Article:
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This handmade, original oil painting was created by the artist in the studios at Ben Haven. It is part of The Isles of Rune Project, an ongoing creative endeavor of the Artists of Al Young Studios. Read more . . .
milestones Painting completed — 2021 July Final composition (no. 14) of background implemented — 2021 May Starts painting with new toxin-free palette — 2019 May Brushwork begins — 2018 October Prepares the support and ground — 2018 July First composition completed — 2018 March Dress and cloak completed — 2017 September Preliminary photo shoot (first of 5) — 2017 July Research and planning for costumes and shoots — 2017 June
Based on regular entries in the project journal for this painting, creation of the artwork involved approximately 142 painting sessions (from composition and panel preparation to completion of brushwork).
equipment created or modified for this project Mounting for handmade dress form Adds sprocket tracks and wings to piano-back easel Ledge for piano-back easel Three bridges for piano-back easel
dimensions (unframed width x height) 36 in. x 64.5 in.
costumes, miniatures, and props created for this project Dress prototype Dress Cloak
methodology This section presents only one or two items that may be of interest to professional artists, amateurs, and others interested in the work of the Studios.
One of the most important aspects of this painting project was its duration. The following Newsroom article talks about the workflow of which this painting was part:
If I planned everything down to the proverbial gnat's whisker, I don't think I would even start a painting and I certainly wouldn't finish it. The work would be boring—tedious beyond tolerance. On the other hand, without any planning, I might complete a painting every lifetime, but even that might be stretching it. So, what's the right amount of planning?
My off-the-cuff reply would probably be "all the tangibles and just enough of the intangibles to know you're headed in the right direction." Too much planning plans the life out of a project and not enough planning ensures that the result—even if it is completed—will never be lifelike. For example, I try to plan as far ahead as possible for things like materials, tools, workspace, health, ideas, research sources, etc. But when it comes to something like composition, where (in my thinking and planning) I start the brushwork and where I wind up (in terms of the completed painting) is almost always a matter of percentages or ratio between concept and completion. Even when I think I've got a stable composition and a relatively problem-free path stretching ahead of me, the final result is almost always different. And the natures of the difference varies (e.g., compositional elements, colors).
In the case of Lunta jo Vanoe, the foreground figures are almost one-to-one in terms of the agreement between composition and finished painting. Almost always, I paint the background first, then I paint the figures. The primary reason for this is to allow unrestrained motion in painting the background. I want the background to be as lifelike a whole as possible, with or without a subject in front of it. And if the foreground subject is already present (painted in place), I feel mentally and emotionally fenced-in. But in the case of Lunta, I painted Lunta and Vanoe first, then the background. Before the painting was completed, I logged fourteen compositions focused almost exclusively on reconciling background and foreground. And I'm glad I painted the foreground first and went through all the iterations of backgrounds, because, ultimately, the background simply was not delivered to my imagination until I was ready for it. After all, planning is not entirely the artist's purview.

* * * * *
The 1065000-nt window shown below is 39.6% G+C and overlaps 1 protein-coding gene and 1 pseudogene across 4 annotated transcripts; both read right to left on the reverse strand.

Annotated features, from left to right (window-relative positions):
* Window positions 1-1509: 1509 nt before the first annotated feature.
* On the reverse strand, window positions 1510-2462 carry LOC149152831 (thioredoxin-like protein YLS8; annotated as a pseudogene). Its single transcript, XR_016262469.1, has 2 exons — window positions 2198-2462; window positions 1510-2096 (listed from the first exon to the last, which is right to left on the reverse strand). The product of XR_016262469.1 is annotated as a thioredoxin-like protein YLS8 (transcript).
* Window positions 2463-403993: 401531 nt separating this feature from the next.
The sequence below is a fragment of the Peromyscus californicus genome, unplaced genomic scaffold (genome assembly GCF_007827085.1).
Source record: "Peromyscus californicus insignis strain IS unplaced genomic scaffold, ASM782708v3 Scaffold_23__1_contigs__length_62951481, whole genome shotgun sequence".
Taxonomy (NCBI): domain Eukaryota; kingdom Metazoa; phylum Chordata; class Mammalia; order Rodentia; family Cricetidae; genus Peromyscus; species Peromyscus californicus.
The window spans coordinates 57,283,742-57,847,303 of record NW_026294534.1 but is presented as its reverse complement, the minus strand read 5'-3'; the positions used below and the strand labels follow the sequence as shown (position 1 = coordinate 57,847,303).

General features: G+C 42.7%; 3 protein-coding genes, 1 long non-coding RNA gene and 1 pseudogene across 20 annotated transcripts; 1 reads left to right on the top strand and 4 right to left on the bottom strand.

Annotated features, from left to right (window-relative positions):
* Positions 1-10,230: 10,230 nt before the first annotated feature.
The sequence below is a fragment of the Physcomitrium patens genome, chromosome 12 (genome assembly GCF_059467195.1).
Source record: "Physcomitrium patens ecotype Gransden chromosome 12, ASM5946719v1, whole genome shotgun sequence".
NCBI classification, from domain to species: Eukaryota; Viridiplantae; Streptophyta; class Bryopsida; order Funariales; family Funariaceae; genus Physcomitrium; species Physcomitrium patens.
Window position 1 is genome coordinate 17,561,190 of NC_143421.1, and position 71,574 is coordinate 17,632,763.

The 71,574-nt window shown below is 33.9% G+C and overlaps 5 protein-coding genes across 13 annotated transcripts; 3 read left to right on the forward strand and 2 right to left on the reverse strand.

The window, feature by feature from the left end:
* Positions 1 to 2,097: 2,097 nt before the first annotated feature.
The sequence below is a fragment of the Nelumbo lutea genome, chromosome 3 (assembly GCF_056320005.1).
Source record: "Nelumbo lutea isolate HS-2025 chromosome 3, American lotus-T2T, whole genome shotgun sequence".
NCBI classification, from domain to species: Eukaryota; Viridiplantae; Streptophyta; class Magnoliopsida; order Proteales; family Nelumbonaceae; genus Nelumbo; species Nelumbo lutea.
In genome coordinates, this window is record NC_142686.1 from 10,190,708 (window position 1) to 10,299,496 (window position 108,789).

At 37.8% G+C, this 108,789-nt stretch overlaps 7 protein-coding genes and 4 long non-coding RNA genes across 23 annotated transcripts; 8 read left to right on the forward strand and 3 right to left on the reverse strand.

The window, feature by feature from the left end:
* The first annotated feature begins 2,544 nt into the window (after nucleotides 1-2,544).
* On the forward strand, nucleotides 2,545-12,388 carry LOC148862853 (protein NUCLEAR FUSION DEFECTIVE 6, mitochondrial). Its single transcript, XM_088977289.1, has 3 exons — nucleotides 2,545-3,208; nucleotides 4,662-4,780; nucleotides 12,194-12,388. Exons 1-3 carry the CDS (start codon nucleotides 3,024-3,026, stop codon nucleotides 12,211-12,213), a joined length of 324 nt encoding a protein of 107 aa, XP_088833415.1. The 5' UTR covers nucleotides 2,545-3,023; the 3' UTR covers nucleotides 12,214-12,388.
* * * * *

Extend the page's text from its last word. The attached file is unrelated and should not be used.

Costume creation was another aspect of the project to which considerable creative effort and time were devoted. And while costuming plays a major role in the finished painting, a surprising percentage of the dress and cloak remain unseen. And yet, I wonder whether anything that has been present, either in the finished product or the journey to its creation, is ever entirely absent.
Everything we do is suffused with our experience, not to mention everything we hope for. I have painted from purchased costume elements as well as costumes and props that I made. I enjoy working with both. I endeavor to execute both with all the skill I can, but the experience I have had with that which I made differs (dare I say materially?) from the way I feel about something purchased. Of course, purchasing has its own emotional provenance, but there is something about making part of the material culture or the built environment of a painting's world that adds a depth of enjoyment and expression during the creative process. In painting artifacts with either provenance, I can and do strive for excellence, but excellence is no substitute for the mental and emotional attachment I feel for what I made, and I believe that gets communicated simply because it is there. Besides, I also get a kick out of making costumes and props, and that enjoyment augments my adventure while on the creative journey.
The studio (seen from above) is temporarily configured for sewing.
The finished dress, without its laces for bodice and slit bell sleeves; however, tabs for the laces have been sewn in place.
Pleated gathers in the base of the hood, where it attaches to the collar of the cloak.